Sociability or â€œthe play form of associationâ€ appears in a range of interactions in world politics sited at banquets, drinking gatherings, golf courses, and even the sauna. Notwithstanding this salience, the form and effects of sociability are poorly understood in International Relations. This article fills this gap. It conceptualizes sociabilityâ€”its distinct sociological structure; its variations along class, race, and gender; its effects on social interactionâ€”and argues that sociability matters in world politics. Specifically, sociability contributes to identity formation and community maintenance, enables learning, produces social capital, and generates a â€œbackstageâ€ where actors can manage disagreement. I substantiate this argument by examining the sociability fostered from playing golf in the diplomacy of the Association of Southeast Asian Nations (ASEAN). I explain why golf emerged as a sociable practice in capitalist ASEANâ€™s diplomacy in contrast to socialist and nonaligned circuits of Cold War Southeast Asia; examine the elite and male-homosocial character of this sociability; suggest how it influenced the Associationsâ€™ diplomacy; and outline the structural shifts that have led to its postâ€“Cold War decline. This article contributes to the study of sociability in world politics, international practice theory, the political sociology of leisure, and the international politics of Southeast Asia.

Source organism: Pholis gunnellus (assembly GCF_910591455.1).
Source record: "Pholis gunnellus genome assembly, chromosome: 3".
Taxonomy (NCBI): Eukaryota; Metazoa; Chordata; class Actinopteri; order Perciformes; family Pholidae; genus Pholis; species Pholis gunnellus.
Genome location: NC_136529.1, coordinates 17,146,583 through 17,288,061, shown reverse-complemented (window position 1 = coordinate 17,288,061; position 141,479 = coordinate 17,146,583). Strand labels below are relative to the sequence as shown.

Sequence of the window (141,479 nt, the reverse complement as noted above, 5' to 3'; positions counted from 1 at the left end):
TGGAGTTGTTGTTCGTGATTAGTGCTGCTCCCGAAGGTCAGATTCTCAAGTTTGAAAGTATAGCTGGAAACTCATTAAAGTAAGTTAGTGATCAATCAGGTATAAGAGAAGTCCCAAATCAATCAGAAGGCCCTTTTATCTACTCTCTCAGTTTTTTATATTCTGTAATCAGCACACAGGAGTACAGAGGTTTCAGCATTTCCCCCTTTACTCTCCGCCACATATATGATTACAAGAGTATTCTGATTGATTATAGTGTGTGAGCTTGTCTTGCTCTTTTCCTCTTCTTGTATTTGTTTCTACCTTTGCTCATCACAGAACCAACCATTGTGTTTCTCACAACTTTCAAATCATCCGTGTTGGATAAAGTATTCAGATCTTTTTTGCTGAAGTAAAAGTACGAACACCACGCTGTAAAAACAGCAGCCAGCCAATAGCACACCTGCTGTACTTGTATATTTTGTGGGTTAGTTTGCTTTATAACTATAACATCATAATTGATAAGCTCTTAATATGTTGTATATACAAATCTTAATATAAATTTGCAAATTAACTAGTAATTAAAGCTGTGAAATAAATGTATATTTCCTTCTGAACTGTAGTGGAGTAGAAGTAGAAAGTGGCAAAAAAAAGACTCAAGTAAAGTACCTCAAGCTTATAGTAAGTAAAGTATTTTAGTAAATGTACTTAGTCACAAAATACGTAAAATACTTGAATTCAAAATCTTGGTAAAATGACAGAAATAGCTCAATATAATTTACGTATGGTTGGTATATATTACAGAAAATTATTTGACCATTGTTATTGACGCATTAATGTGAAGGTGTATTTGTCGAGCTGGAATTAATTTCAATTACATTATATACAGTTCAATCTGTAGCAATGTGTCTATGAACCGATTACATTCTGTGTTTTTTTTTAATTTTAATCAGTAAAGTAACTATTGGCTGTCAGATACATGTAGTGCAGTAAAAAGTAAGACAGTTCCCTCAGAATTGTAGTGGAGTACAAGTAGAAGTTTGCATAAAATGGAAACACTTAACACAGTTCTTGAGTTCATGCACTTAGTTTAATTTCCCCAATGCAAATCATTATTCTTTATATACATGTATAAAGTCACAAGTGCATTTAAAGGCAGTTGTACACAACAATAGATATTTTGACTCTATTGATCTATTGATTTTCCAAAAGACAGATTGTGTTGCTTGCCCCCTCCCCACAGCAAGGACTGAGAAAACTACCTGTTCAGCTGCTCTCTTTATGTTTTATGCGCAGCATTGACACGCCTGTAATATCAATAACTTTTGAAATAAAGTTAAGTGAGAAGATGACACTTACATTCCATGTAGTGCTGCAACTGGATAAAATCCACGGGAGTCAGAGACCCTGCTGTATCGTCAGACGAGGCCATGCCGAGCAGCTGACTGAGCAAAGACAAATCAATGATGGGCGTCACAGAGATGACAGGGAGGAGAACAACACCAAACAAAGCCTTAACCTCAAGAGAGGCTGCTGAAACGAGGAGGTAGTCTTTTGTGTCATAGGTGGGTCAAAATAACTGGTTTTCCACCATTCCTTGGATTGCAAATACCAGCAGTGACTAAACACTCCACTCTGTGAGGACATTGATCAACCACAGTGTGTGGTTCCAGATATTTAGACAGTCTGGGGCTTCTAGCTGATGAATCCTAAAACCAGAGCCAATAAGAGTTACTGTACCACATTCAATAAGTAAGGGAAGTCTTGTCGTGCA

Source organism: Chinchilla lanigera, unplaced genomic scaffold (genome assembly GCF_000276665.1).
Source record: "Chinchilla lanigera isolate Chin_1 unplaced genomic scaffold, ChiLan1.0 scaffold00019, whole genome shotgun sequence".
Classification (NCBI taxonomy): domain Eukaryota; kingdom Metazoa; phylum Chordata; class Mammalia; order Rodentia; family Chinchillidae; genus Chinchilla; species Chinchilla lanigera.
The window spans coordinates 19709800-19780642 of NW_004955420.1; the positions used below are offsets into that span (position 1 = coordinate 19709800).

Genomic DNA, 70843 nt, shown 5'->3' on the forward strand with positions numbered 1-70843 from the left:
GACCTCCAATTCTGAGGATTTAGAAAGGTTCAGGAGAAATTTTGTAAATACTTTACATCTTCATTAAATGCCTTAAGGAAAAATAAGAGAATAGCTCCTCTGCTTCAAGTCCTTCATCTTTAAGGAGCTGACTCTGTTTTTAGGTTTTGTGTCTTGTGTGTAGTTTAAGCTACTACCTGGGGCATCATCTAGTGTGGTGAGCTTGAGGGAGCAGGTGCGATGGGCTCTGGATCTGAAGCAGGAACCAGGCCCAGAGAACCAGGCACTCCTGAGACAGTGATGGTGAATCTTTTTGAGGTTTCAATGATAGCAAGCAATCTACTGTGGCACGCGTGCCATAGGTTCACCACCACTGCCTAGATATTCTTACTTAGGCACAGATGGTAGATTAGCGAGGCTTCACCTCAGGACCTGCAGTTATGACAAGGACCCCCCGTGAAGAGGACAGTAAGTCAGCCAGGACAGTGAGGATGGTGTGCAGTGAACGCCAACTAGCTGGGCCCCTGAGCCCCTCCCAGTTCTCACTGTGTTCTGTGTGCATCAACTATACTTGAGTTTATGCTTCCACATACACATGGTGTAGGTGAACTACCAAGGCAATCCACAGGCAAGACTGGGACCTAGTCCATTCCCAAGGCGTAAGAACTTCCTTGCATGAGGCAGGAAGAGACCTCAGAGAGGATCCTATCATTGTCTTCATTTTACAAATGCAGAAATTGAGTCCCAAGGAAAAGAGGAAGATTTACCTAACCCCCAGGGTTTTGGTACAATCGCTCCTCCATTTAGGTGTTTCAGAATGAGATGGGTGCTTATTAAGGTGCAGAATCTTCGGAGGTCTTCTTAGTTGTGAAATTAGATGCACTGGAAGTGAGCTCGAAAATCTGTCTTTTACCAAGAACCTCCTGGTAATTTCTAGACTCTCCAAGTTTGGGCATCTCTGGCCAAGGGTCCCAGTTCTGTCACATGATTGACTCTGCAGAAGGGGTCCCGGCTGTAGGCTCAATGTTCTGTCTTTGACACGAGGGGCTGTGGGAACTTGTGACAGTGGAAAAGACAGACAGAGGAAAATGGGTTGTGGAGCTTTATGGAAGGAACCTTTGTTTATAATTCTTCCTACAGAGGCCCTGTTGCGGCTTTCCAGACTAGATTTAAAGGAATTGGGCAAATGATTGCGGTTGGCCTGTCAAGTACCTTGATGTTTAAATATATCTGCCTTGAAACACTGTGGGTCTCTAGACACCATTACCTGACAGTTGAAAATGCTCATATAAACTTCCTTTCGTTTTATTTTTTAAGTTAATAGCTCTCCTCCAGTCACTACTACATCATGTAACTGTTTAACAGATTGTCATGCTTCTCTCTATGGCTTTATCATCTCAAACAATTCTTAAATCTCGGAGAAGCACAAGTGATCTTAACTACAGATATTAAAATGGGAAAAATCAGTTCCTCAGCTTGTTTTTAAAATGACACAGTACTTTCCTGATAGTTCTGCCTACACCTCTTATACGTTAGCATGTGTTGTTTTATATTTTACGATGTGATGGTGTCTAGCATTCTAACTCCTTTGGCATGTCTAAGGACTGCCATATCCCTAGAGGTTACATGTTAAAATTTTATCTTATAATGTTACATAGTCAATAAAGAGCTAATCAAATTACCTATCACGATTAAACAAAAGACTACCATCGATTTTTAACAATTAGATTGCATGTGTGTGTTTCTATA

|International Political Sociology
|Published - 2020